Red Millipede, Mozambique Millipede Centrobolus sp.
Class: Diplopoda. Order: Spirobolida. Family: Pachybolidae. Subfamily: Centrobolinae
Kruger National Park
Spirobolid millipedes of the order Spirobolida are distinguished by the presence of distinct pleurites on each body segment, just above the legs, and a pronounced suture that runs vertically down the front of the head. Both pairs of legs on the seventh segment of the male are modified into gonopods. Spirobolidans are smooth, cylindrical millipedes with 35-60 body segments in adults. They can be distinguished by the number of legs: spirobolidans have one pair on each of the first five body segments, two pairs on succeeding segments. They possess repugnatorial glands that produce defensive secretions, such as benzoquinones and hydroquinones, that may irritate and stain the skin. Species are often large and conspicuous, and sometimes brightly coloured and patterned.
Spirobolids have both pairs on legs of the seventh segment modified into gonopods, which are used during sperm transfer into the gonopore of the female. Eggs are laid into soil or detritus. Newly emerged young possess three pairs of legs. Development is gradual and gonopods are first formed during several nymphal stages and molts preceding the final adult form. Growth, and therefore moulting, continues through adulthood, and their life span is typically several years.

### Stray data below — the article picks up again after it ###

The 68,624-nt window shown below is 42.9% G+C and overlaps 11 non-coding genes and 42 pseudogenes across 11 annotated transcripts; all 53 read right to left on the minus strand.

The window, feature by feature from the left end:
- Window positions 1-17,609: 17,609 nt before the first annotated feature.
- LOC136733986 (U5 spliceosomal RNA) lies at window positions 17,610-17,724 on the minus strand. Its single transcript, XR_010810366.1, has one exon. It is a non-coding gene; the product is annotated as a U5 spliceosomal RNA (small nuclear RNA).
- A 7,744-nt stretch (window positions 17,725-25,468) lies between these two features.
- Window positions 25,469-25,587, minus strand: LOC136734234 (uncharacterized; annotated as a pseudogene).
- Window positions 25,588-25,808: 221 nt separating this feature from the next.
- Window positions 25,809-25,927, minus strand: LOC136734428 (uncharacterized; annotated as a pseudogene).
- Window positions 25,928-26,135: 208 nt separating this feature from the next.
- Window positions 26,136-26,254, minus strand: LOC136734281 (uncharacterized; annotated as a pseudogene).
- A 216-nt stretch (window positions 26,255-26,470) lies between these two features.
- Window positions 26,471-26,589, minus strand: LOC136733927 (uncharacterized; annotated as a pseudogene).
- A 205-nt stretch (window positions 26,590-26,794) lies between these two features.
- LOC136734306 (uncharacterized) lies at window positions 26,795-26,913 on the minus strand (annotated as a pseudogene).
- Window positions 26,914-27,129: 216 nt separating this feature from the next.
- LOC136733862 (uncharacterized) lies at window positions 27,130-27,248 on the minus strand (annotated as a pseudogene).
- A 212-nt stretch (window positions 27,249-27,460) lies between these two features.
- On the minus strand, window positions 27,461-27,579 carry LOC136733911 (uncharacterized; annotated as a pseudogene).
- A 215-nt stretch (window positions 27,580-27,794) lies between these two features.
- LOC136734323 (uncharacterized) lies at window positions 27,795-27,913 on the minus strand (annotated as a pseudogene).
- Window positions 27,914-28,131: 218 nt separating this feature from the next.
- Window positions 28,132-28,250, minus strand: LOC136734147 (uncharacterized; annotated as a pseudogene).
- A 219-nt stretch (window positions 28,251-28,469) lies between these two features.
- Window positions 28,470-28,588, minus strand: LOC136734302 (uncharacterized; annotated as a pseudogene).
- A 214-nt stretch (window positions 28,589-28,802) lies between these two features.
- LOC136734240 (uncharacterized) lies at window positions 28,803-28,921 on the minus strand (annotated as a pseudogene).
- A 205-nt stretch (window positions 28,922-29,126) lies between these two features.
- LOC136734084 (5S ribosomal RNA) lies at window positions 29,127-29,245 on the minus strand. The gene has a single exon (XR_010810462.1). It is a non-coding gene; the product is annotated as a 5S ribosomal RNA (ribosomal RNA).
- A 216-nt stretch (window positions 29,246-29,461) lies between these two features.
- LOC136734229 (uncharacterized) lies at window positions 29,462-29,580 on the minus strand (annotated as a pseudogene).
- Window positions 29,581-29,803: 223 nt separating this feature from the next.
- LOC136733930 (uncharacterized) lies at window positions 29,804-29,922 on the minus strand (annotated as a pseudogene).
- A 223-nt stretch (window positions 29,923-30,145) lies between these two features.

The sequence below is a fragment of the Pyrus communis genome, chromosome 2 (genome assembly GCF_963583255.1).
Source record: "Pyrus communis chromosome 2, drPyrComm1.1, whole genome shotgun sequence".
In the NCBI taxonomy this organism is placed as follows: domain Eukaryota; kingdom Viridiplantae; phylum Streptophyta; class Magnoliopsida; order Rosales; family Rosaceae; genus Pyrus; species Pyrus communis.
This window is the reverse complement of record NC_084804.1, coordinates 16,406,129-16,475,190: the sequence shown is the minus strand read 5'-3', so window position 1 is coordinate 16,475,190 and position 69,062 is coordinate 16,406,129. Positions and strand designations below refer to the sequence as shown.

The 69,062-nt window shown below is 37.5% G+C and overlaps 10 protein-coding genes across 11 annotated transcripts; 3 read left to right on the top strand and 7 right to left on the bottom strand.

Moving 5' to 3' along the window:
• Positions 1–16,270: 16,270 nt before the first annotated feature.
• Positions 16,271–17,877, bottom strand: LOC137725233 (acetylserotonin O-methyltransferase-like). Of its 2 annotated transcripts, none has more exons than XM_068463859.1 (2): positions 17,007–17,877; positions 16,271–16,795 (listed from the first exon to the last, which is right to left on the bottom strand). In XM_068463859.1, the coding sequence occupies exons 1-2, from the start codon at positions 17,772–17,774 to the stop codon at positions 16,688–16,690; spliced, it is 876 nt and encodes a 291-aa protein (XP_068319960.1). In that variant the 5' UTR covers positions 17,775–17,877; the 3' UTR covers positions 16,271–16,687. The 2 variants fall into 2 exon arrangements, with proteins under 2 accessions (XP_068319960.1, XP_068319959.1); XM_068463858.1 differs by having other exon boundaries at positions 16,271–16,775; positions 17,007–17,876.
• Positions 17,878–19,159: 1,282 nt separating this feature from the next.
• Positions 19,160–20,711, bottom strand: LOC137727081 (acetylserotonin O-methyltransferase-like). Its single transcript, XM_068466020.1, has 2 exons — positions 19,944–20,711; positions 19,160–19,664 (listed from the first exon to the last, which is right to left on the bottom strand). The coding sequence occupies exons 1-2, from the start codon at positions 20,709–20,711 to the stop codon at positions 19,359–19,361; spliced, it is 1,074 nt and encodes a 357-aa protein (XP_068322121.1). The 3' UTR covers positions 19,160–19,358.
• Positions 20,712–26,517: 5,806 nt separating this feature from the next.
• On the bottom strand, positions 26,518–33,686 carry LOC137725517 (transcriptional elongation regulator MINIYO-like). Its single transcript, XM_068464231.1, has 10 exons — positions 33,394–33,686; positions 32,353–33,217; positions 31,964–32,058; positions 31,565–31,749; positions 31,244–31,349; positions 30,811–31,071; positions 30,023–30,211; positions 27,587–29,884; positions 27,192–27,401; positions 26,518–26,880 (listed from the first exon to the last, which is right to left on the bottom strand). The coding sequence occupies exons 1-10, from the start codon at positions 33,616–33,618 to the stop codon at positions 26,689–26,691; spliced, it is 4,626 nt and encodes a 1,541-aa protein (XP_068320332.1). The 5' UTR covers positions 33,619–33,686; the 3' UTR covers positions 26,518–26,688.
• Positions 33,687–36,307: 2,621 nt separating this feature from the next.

Spirobolid millipedes are detritivores, feeding on decaying vegetable matter.
The order Spirobolida is a species-rich order, with more than 1200 species described from the sub-Saharan Africa, Southeast Asia and Australia.
There 23 species of Centrobolus
in the eastern half of Southern Africa. Most species are similar in size (about 10 cm) and appearance (red in
colour, some with black marks). Their habitat preference is woodland and coastal forest.